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An interview with Ryan Breymaier on his plans for a 2024 Vendee Globe campaign

by David Schmidt 1 Feb 08:00 PST February 1, 2021
Skipper Ryan Breymaier driving Lending Club 2 on San Francisco Bay in June 2015 © David Schmidt

The ink may not yet be dry on the results page for the 2020/2021 Vendee Globe, but that certainly doesn't mean that other talented and highly qualified sailors aren't already looking ahead to the 2024/2025 edition of this storied solo around-the-world race. One such skipper is Ryan Breymaier, an American who has been around high-level offshore sailing since his days at St. Mary's College, and who has long aspired to compete in this storied race.

Breymaier's name is likely familiar to many readers who have followed distance racing. While his accomplishments are impressive and varied, he's likely best known for his all-conquering campaign aboard the VPLP-designed maxi trimaran Lending Club (now called IDEC SPORT) in 2015.

Unlike other Americans who have eyed—or completed—the Vendee Globe, Breymaier has long lived in France, where he has deeply immersed himself in the IMOCA class, and where he has been instrumental in helping other skippers achieve offshore success. Moreover, he intimately knows the French offshore sailing culture and what it takes to build and prepare an IMOCA 60 for a solo around-the-world adventure.

While securing funding and a solid sponsor for this grueling race isn't easy, especially as an American, Breymaier recently reached out to some of his friends in the sailing industry stating his intention to be on the starting line of the 2024/2025 Vendee Globe in a next-generation foiling IMOCA 60. Wisely, he has given himself a time budget of nine months to find the right sponsor(s) for this long-held goal.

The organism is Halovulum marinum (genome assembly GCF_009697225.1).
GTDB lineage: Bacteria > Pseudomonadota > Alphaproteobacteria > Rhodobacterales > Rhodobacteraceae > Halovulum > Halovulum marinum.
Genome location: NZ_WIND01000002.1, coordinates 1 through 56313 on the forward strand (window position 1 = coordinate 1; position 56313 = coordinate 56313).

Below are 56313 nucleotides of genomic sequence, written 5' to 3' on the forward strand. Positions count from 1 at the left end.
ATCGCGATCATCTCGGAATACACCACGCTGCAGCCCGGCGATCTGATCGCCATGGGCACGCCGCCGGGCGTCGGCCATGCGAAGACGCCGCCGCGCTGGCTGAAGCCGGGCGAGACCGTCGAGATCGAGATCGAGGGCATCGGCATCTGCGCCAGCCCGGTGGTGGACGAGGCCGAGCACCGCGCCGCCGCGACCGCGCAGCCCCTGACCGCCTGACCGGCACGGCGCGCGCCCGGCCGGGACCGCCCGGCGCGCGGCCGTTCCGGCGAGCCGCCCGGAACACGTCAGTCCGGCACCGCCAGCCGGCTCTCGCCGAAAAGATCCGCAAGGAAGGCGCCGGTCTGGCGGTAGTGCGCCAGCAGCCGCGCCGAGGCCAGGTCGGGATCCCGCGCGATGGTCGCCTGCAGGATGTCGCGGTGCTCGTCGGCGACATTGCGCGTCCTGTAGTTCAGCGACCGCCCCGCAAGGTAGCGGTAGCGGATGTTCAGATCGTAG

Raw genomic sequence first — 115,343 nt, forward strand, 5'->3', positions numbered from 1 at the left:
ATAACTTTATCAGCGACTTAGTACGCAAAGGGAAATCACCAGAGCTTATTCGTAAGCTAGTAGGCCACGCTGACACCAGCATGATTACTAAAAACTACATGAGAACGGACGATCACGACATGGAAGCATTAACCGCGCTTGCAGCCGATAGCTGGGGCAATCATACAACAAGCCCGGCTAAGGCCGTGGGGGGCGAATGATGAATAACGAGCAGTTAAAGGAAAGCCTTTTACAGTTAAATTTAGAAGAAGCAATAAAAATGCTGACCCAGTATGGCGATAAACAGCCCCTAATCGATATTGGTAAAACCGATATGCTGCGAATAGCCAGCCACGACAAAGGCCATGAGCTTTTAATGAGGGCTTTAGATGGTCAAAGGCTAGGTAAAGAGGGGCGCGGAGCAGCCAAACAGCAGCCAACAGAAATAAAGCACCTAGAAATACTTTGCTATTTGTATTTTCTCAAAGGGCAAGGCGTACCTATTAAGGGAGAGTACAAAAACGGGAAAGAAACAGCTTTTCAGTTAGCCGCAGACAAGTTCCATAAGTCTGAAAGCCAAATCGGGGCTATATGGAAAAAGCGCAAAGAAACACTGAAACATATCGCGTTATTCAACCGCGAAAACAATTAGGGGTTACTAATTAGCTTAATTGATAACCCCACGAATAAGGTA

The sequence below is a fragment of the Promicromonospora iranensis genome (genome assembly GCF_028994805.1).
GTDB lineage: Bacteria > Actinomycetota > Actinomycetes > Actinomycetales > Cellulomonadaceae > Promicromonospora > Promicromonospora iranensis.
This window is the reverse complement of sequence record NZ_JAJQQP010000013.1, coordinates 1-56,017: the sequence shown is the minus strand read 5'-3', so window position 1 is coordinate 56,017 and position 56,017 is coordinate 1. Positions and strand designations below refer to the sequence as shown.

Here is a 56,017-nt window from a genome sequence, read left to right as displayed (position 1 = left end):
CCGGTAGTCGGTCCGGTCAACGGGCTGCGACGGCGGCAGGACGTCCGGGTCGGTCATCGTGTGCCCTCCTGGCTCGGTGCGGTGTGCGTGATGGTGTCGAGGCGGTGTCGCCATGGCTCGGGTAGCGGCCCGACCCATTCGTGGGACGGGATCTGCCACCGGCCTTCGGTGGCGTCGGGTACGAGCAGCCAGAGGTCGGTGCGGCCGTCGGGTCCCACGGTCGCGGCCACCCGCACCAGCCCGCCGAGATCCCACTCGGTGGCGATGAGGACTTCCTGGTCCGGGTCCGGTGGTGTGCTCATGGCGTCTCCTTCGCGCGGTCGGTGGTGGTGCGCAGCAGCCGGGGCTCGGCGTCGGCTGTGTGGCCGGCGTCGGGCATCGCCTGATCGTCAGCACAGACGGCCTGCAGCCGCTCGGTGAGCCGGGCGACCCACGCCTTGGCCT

I checked in with Breymaier, via email and a WhatsApp voice call, to learn more about what it's like to be taking the nascent steps towards what will hopefully prove to be a journey of a lifetime.

Can you tell us how a project like this is commercially viable to a sponsor?

Sailing sponsorship provides return in several different ways for the sponsor.

The classic is media ROI, the same mechanism [that] convinces a company to pay to put their name on a stadium, racetrack barrier, or sports team jersey. While sailing might not be a big sport in the USA, in France this race is one of the best-known sporting events and generates more media attention (calculated with media credits) than the Tour de France bike race.

This can then be coupled with more-difficult-to-quantify-but-still-positive returns, such as:

—Alignment with sailing values such as adventure, determination and independence; —Employee solidarity and engagement around the project;

—Business-to-business and business-to-consumer marketing opportunities created around the project and races;

—And last but certainly not least, the ability to create an amazing VIP experience with the boat itself. How many VIP clients or employees get to ride in a Formula One car?

What kind of return on investment is reasonable for a sponsor to expect?

In the context of the IMOCA [class], media returns are reported as being on the order of 10-20:1 or sometimes a bit more, meaning for a $5M investment, equivalent media value of $50-100M can be expected.

This is measured in media impressions. Actual revenue generation can occur, but it's more difficult to measure.

For example, Maserati sponsors a record-breaking trimaran, and in between events they do quite a lot of PR days with clients sailing on the boat and test-driving cars. When the client buys a car after these events, the revenue can be attributed to the project, but not every company is selling Maseratis!

More common [ returns] would be strategic trade deals and finding new sources of investment with VIP guests who have had a day out on the yacht, or one company's VIPs being in close proximity to VIPs of another [company] at race starts, finding common ground around the project and also between their business interests.

Last would be the public who are fans reaching for the product who's branding they see on their favorite yacht over the [company's] competitors [branding, which] they do not see [on an IMOCA 60].

Do you feel that you'd need to secure podium finish to secure a sponsor's ROI?